e-Articles (Chapter 11)
Here are some full-length research articles that illustrate the use of a one-way ANOVA to compare 3 or more sample means. To view any article, simply click on its title. (NOTE: No claim is made that these articles are perfect in all respects. By carefully reviewing them, you will hone your skills at being able both to decipher and to critique statistically-based research reports.)
In this study, a one-way ANOVA was used to compare 3 age-based subgroups of private practitioners regarding their beliefs about the potential harm of medicines. This same kind of ANOVA compared those same 3 groups in terms of their beliefs about the potential benefit of medicine, as well as the possible overuse of medicines. Similar one-way ANOVAs compared age-based subgroups of general practitioners and age-based subgroups of nurses. Another set of one-way ANOVAs compared experience-based subgroups of PPs, GPs, and nurses in terms of each dependent variable: harm, benefit, and overuse. See the next-to-last sentence in the 2nd paragraph of the "Statistical analysis" section, as well as the bottom portion of Table 2.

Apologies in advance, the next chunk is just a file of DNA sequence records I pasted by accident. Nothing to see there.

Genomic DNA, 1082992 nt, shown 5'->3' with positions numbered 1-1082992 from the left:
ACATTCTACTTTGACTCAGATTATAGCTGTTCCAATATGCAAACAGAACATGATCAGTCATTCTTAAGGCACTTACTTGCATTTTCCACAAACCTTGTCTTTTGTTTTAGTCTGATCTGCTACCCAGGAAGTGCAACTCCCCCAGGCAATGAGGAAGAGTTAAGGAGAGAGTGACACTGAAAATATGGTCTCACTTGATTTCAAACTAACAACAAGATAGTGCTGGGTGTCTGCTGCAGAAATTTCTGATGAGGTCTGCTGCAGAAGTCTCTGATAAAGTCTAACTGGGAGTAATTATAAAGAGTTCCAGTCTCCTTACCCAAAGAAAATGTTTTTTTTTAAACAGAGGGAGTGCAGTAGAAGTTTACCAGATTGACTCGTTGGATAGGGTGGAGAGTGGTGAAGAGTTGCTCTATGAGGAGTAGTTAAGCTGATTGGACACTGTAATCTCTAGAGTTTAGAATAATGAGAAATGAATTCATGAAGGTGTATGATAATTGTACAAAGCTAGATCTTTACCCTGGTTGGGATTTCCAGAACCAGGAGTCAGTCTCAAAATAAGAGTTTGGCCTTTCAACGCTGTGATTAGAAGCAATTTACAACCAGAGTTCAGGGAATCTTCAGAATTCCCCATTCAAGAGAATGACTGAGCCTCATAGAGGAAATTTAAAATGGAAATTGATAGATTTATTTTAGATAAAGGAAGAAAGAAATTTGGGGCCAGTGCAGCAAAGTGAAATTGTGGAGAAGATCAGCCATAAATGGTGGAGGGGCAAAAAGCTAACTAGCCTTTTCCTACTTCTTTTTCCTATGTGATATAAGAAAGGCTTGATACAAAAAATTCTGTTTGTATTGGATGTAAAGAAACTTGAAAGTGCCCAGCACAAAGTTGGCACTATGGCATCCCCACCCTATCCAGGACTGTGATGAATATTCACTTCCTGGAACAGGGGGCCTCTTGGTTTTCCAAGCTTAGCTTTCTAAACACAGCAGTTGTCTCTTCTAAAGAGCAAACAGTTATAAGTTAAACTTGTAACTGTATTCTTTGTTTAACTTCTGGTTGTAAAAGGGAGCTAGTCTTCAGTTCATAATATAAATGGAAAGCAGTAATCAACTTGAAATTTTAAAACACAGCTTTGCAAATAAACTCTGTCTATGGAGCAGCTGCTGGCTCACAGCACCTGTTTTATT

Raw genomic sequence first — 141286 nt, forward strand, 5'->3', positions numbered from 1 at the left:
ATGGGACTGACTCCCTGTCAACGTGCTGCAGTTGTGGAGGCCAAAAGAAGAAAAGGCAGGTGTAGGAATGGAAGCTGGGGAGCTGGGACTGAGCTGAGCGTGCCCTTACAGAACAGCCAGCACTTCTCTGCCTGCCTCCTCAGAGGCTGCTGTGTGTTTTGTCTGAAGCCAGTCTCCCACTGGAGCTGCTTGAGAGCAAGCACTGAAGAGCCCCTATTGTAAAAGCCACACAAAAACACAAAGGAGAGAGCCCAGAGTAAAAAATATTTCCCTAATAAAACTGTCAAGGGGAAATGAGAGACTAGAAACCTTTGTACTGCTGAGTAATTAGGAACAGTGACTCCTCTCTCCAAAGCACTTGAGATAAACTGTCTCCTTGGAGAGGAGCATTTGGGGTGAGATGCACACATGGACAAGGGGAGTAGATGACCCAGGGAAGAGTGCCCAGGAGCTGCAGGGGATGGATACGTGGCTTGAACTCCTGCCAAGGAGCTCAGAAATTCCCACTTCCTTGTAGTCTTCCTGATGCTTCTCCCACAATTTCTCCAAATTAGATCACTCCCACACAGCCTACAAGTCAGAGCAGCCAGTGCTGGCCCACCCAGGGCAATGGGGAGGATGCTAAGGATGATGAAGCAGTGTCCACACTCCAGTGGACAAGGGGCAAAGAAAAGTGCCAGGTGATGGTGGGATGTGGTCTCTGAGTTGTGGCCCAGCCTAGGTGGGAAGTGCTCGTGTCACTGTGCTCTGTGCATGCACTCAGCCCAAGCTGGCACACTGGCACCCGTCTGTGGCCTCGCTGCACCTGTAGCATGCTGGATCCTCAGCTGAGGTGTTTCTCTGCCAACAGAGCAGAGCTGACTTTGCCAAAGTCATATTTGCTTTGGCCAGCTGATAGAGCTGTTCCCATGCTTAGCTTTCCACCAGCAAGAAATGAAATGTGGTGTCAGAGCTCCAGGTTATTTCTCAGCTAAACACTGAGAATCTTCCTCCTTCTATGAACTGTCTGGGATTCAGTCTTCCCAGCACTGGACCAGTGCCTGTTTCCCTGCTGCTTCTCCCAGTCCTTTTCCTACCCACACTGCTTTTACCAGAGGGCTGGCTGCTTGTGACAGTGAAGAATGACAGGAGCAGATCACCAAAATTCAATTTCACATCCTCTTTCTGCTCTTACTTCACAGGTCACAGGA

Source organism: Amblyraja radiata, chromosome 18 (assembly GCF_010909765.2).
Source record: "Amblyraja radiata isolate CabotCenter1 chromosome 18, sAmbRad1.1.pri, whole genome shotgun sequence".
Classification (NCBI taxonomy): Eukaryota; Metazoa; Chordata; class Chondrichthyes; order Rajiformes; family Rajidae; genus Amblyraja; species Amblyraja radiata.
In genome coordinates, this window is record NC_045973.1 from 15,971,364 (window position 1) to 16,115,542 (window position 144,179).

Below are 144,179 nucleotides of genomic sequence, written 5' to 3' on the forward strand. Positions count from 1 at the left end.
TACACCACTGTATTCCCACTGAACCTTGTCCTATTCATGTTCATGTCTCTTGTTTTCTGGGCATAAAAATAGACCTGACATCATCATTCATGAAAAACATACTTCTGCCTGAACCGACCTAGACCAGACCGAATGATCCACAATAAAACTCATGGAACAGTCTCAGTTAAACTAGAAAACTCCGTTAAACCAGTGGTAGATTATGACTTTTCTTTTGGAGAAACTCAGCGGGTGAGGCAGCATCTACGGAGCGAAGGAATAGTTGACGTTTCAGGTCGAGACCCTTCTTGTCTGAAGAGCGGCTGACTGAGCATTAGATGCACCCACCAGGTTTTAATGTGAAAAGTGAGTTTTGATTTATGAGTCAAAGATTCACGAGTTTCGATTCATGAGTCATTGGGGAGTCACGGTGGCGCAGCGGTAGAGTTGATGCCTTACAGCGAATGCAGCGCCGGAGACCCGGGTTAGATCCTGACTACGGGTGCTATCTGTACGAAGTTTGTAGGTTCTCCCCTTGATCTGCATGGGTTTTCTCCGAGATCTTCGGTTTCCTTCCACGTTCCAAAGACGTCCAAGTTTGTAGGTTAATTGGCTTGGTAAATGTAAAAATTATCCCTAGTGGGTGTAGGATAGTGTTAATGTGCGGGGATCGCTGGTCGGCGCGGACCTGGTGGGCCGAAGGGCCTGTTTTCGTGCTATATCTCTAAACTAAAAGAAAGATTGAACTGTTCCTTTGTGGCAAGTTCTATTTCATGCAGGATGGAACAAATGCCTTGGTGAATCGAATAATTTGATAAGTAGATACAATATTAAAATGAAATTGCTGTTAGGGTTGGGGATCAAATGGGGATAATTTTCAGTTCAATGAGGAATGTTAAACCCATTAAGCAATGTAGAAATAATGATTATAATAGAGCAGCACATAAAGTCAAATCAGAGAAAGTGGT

The means of three samples were compared in this study's one-way ANOVA. Results of this analysis are presented in an ANOVA summary table. See the last sentence of the "Data collection" portion of section 1, section 3, and Table 4.
Illustrates the use of a one-way ANOVA to compare the means of 3 samples. See the 1st 3 portions of the article's "Abstract" and the 1st 3 sentences in the 1st paragraph of "Results."
In this study, a one-way ANOVA was used to compare the means of 4 samples. This was done twice, once for each of the study's 2 dependent variables. See the next-to-last paragraph of the article's "Methods" section, the 2nd paragraph of the "Results" section, and Table 2.
Copyright © 2012
Schuyler W. Huck